But if you have a construction loan for $500,000, then you draw down what you need in instalments, to cover the costs of each part of the project. If your first invoice from the builder is for, $51, 857, then that’s what you drawdown amount will be once approved. That’s what you pay interest on. You only pay interest on the rest when you draw it down later in the project. However, in this case, the bank is lending you money to make a dream become a reality. As much as we could complain - you don't have a tangible asset to sell to cover the bank's investment in your dream if you do not complete the project - therefore the bank will scrutinise your loan application and serviceability more thoroughly, as they need to protect their investment from failure as well.
Before you start building, the lender will order an ‘as if complete’ valuation – an estimate of the market value of the land and proposed building/renovation ONCE COMPLETED. We also require further inspections and valuations throughout the project to be sure everything’s on track and within budget.
More Information About Valuations - click here
Many times there is a SHORTFALL in the valuation i.e. that is the bank valuation comes in lower than what your contracted project build price is.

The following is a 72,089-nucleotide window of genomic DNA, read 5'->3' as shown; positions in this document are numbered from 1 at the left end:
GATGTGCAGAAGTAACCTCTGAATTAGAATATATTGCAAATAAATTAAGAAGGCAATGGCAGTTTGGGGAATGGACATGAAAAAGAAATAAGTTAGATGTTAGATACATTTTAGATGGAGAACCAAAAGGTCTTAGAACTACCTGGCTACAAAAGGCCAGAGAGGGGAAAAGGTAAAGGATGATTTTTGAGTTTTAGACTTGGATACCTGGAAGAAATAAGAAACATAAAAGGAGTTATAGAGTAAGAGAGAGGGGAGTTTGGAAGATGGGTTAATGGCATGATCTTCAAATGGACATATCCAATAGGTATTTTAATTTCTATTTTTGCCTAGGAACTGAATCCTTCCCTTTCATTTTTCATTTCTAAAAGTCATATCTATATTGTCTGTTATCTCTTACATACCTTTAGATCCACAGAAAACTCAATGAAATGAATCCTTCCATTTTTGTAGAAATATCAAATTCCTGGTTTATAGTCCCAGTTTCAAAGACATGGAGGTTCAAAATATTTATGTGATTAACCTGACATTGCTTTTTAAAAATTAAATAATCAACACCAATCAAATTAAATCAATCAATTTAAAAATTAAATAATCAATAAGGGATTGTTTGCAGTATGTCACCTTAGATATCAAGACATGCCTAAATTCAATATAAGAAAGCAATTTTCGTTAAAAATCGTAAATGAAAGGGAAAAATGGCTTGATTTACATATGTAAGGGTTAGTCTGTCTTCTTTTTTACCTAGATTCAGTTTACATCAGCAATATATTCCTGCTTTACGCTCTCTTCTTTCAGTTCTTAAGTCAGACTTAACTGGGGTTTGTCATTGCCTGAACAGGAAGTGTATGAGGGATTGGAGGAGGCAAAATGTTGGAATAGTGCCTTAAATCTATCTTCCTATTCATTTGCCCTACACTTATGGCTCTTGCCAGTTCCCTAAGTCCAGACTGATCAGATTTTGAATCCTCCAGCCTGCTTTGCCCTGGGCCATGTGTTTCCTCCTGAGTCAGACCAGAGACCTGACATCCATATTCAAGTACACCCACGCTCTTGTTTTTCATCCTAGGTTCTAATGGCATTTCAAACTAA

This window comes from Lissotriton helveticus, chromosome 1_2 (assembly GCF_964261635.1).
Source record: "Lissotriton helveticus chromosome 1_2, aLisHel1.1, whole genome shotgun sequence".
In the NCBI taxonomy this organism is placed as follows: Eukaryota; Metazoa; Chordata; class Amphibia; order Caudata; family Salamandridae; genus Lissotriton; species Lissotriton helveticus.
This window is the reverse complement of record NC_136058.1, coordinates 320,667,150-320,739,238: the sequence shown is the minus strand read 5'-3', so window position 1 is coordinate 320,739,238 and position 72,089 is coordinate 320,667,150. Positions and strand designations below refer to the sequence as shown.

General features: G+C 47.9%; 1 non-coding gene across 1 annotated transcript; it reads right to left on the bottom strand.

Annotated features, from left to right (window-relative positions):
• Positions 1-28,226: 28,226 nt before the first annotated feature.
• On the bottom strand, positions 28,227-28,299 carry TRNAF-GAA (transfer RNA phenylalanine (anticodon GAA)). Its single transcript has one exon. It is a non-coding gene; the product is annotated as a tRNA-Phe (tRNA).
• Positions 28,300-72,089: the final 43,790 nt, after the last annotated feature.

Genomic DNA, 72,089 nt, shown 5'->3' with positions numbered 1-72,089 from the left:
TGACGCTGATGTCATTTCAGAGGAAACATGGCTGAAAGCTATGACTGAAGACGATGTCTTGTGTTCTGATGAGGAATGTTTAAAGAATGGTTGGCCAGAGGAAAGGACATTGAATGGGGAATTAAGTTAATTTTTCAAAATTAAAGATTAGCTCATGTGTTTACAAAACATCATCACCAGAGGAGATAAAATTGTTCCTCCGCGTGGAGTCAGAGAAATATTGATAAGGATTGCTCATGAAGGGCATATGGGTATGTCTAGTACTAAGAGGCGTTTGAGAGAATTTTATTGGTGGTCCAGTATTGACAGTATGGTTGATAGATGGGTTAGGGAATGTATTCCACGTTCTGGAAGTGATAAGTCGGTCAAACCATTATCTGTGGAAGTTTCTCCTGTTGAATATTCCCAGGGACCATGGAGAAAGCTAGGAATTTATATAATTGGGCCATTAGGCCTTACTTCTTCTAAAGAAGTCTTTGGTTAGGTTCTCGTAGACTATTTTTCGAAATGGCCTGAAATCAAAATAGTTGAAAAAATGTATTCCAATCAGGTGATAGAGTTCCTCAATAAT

In this case, you may need to not only pay your deposit, but you will also need to fund 100% of the shortfall amount. This is when many applications FALLOVER because you cannot fund the shortfall amount required.
Cost overruns are when the building expenses exceed the planned progressive payments we agreed to at the start of your loan. We understand this sometimes happens. You might change your cladding from timber to brick. You might opt for wooden joinery instead of aluminium. Or you might simply decide you want double powerpoints instead of single ones.
If you exceed the amount we agreed upon, talk to us ASAP about the next steps. If we can’t provide additional funding, you’ll need to cover the extra costs yourself.
Once your work is done, we’ll need some last bits of paperwork before the lender will release the final portion of the money.
Once the interest-only period of your loan ends, normally your loan converts and becomes a principal and interest loan. If you finish building before then, you can change the loan over to principal and interest. You’ll need to contact us to do that.
Contact RedCap Finance Brokers who will assist you to narrow down your options of suitable loan products for your situation.